Six years after the property market fell off the cliff, the Central Bank has finally published a set of rules to limit the amounts that people can borrow for home loans. They are designed to ensure prudent lending as the property market here begins to improve.
In essence, all bar 15 per cent of the value of new mortgages written will have to involve a deposit of at least 20 per cent.
In parallel with this, an upper limit of 3½ times income will be imposed in all but 20 per cent of new home loans.
On the buy-to-let side, no more than a 10th of all mortgages can have a loan-to- value (LTV) ratio of more than 70 per cent. In other words, the investor will need a deposit of 30 per cent. It will be at the discretion of the banks as to which individual loans are allowed to exceed the limits.
Stefan Gerlach, deputy governor of the Central Bank, said the new limits would boost the resilience of the banking sector to another property crash while dampening the rate of price rises currently being experienced in the marketplace. But he doesn't believe it will reduce the current level of house prices.
This is bad news for first-time buyers on the double. The old rule of thumb was that they needed a deposit of 10 per cent of the house price to get a mortgage. The Central Bank has now doubled that figure.
With Myhome.ie, which is owned by The Irish Times Ltd, putting average house prices in Dublin at €263,000 in the third quarter of this year, that means first-time buyers in the capital need €52,600 to get a foot on the property ladder. How many individuals or young couples do you know with that kind of loot under the mattress?
If Gerlach’s prediction comes to pass there isn’t even the consolation of a drop in house prices to soften the blow. So they will most likely have to bide their time renting, lower their expectations on what property they can buy or move to the sticks in search of better value, with all the knock-on consequences that can create.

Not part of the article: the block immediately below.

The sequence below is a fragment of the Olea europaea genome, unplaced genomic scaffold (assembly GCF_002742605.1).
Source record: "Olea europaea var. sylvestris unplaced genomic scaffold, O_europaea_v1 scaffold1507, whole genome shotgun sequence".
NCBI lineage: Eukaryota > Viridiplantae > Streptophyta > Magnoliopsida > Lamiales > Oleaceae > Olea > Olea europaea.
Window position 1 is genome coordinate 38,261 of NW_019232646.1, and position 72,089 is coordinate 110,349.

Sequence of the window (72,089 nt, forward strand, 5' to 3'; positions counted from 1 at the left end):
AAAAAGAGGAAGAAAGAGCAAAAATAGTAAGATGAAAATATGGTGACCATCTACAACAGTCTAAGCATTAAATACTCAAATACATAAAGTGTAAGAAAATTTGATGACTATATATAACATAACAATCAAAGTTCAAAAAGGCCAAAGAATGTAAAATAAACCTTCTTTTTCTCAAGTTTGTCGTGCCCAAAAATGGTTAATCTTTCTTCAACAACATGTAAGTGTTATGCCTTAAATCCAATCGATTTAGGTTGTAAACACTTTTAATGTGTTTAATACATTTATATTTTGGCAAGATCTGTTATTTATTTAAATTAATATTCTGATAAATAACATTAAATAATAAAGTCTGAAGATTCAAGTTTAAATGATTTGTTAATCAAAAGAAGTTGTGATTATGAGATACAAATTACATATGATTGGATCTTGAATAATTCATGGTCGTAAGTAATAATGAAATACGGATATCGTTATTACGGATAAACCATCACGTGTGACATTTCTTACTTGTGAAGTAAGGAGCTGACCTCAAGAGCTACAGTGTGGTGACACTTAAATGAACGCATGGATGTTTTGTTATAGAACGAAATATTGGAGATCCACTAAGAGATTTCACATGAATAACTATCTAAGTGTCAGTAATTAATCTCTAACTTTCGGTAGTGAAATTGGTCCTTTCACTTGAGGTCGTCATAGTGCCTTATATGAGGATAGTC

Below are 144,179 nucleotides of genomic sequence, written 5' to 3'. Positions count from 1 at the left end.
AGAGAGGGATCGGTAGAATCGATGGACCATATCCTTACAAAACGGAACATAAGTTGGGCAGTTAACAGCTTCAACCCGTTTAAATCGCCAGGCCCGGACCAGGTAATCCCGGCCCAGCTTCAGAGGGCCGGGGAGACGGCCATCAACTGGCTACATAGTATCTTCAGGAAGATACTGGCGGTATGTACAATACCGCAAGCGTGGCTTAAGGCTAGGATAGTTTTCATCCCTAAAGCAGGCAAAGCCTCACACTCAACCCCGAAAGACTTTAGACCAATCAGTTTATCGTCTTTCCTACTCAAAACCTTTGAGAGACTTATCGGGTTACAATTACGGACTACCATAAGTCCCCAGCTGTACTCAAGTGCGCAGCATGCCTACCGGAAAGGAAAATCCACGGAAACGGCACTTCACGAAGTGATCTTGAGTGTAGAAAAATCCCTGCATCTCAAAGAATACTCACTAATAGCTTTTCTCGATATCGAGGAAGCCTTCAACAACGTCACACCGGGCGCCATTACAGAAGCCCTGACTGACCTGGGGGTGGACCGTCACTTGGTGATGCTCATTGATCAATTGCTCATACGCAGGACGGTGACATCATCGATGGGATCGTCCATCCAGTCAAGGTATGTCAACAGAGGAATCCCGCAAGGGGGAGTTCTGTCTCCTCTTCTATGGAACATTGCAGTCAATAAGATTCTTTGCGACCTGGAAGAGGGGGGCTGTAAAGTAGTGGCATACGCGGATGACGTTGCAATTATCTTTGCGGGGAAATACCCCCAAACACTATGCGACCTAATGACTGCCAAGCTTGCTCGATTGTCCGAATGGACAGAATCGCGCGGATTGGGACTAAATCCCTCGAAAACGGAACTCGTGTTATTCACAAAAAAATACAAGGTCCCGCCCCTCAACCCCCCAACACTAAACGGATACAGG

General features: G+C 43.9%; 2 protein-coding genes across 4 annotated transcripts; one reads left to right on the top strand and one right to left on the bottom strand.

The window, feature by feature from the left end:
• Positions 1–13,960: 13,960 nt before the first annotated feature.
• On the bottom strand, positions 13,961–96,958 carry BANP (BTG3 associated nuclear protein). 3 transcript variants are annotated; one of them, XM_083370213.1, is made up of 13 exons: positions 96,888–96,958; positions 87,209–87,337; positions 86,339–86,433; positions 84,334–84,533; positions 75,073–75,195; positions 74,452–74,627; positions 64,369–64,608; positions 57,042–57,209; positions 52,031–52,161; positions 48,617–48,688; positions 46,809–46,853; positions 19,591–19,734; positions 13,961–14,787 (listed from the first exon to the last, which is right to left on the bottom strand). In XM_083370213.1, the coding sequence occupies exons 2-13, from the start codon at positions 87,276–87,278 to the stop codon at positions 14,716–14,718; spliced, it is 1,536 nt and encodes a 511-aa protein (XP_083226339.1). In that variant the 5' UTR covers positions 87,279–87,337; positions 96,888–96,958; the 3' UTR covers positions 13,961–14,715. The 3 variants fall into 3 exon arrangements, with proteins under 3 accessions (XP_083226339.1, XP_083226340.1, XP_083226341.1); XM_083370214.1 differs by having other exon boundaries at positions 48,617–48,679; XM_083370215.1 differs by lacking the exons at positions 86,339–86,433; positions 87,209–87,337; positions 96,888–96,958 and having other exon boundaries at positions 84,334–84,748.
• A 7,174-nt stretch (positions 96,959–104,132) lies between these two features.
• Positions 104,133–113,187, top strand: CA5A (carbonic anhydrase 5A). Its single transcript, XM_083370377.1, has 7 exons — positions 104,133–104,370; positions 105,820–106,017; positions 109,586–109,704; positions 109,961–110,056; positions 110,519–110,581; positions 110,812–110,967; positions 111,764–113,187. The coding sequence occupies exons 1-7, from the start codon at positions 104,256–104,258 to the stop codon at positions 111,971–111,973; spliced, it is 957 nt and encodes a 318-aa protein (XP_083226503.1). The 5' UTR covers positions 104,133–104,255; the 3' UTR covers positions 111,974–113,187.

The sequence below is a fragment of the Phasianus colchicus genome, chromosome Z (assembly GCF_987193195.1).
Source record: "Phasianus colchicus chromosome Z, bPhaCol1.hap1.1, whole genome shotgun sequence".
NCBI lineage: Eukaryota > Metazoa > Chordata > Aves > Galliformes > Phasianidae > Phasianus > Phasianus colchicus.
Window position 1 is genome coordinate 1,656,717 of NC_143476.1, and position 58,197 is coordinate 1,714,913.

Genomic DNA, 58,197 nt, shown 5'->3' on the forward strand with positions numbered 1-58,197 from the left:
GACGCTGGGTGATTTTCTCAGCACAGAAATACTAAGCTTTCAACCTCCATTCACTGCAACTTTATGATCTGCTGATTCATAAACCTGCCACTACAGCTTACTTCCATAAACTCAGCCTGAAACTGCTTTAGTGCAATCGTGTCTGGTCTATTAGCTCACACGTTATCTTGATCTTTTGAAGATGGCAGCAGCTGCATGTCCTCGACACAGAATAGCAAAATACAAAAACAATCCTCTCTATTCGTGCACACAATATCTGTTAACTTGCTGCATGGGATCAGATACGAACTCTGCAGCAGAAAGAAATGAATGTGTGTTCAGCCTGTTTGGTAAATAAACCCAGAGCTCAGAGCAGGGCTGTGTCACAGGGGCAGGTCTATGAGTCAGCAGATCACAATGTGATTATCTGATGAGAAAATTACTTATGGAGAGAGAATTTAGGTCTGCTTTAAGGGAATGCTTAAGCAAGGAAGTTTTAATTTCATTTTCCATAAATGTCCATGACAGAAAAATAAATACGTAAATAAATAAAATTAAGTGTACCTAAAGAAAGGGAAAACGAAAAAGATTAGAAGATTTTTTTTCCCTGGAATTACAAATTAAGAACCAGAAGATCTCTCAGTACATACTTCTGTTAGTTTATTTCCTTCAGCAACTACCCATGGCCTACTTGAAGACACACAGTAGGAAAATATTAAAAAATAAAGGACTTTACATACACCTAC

Ironically, some first-time buyers might be able go to their local credit union to top up their deposit without the banks necessarily knowing about it. This is because we don’t have a functioning central credit register.Such a register has been in the offing for the past few years but the Central Bank said yesterday that it won’t be operational until “early 2016”.
There are other potential consequences from the Central Bank’s intervention. By all accounts
a number of potential non- bank lenders are looking at coming into the Irish market and offering mortgages. This is something John Moran, the former secretary general of the Department of Finance, had been trying to encourage.
These new rules are sure to give the new entrants some pause for thought.
However, this is Ireland and rules are seldom set in stone. There is a consultation process that will run to December 8th. Some political pushback seems inevitable, especially once the budget is out of the way next week and the focus switches away from water charges.
First-time buyers might not be as well organised a pressure group as the poverty industry but there will be some vigorous lobbying of politicians around the State to water down these proposals. Let’s not forget there will be a general election in the spring of 2016 at the latest and first-time buyers are engaged voters.
The income ratio is probably pitched at about the right level, given that 23 per cent of mortgages last year were above the 3½ times limit being proposed. That’s just three points higher than the Central Bank’s new rules.
By contrast, 44 per cent of home loans last year were above the 80 per cent LTV now being proposed. Deputy governor Cyril Roux said this probably meant there was "some"risky lending in there.
Privately, bankers question the veracity of the Central Bank's LTV data. Merrion Capital noted yesterday that Bank of Ireland's average LTV in the first half of this year was just 67 per cent while AIB's was 72 per cent for 2013. And they probably account for 70 per cent of the market.
At a media briefing yesterday, Gerlach and Roux sounded as if they were not for turning. So the banking lobby has eight weeks to produce some convincing data that will change their minds or first-time buyers will face a less than happy start to the new year.